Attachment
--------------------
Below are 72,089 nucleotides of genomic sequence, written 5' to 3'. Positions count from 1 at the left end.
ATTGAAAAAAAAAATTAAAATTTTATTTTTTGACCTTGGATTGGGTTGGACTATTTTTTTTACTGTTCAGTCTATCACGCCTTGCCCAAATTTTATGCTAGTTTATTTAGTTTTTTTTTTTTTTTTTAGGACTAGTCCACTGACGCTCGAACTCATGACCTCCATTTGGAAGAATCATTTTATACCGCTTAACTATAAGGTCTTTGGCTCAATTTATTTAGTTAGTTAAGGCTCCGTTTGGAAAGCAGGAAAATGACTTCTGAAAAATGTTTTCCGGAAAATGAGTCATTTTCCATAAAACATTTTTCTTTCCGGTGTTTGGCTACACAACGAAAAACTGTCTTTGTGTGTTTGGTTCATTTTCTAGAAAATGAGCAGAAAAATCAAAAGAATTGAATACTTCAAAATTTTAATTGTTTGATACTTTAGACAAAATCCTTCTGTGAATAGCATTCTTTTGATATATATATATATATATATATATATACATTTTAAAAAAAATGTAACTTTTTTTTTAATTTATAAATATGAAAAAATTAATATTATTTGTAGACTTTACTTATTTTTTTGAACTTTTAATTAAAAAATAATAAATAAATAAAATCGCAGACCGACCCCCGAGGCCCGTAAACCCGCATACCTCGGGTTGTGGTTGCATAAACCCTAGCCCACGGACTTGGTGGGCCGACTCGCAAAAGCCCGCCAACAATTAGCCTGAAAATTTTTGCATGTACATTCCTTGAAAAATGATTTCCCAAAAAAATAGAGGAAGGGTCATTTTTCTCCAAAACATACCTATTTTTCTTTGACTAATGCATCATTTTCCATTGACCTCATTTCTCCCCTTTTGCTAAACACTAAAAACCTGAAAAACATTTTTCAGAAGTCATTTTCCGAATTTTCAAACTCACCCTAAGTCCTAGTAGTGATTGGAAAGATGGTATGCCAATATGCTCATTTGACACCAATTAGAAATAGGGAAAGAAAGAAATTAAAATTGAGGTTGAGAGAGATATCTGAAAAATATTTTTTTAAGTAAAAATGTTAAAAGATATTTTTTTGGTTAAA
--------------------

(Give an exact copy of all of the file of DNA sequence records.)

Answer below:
Below are 72,089 nucleotides of genomic sequence, written 5' to 3'. Positions count from 1 at the left end.
ATTGAAAAAAAAAATTAAAATTTTATTTTTTGACCTTGGATTGGGTTGGACTATTTTTTTTACTGTTCAGTCTATCACGCCTTGCCCAAATTTTATGCTAGTTTATTTAGTTTTTTTTTTTTTTTTTAGGACTAGTCCACTGACGCTCGAACTCATGACCTCCATTTGGAAGAATCATTTTATACCGCTTAACTATAAGGTCTTTGGCTCAATTTATTTAGTTAGTTAAGGCTCCGTTTGGAAAGCAGGAAAATGACTTCTGAAAAATGTTTTCCGGAAAATGAGTCATTTTCCATAAAACATTTTTCTTTCCGGTGTTTGGCTACACAACGAAAAACTGTCTTTGTGTGTTTGGTTCATTTTCTAGAAAATGAGCAGAAAAATCAAAAGAATTGAATACTTCAAAATTTTAATTGTTTGATACTTTAGACAAAATCCTTCTGTGAATAGCATTCTTTTGATATATATATATATATATATATATATACATTTTAAAAAAAATGTAACTTTTTTTTTAATTTATAAATATGAAAAAATTAATATTATTTGTAGACTTTACTTATTTTTTTGAACTTTTAATTAAAAAATAATAAATAAATAAAATCGCAGACCGACCCCCGAGGCCCGTAAACCCGCATACCTCGGGTTGTGGTTGCATAAACCCTAGCCCACGGACTTGGTGGGCCGACTCGCAAAAGCCCGCCAACAATTAGCCTGAAAATTTTTGCATGTACATTCCTTGAAAAATGATTTCCCAAAAAAATAGAGGAAGGGTCATTTTTCTCCAAAACATACCTATTTTTCTTTGACTAATGCATCATTTTCCATTGACCTCATTTCTCCCCTTTTGCTAAACACTAAAAACCTGAAAAACATTTTTCAGAAGTCATTTTCCGAATTTTCAAACTCACCCTAAGTCCTAGTAGTGATTGGAAAGATGGTATGCCAATATGCTCATTTGACACCAATTAGAAATAGGGAAAGAAAGAAATTAAAATTGAGGTTGAGAGAGATATCTGAAAAATATTTTTTTAAGTAAAAATGTTAAAAGATATTTTTTTGGTTAAA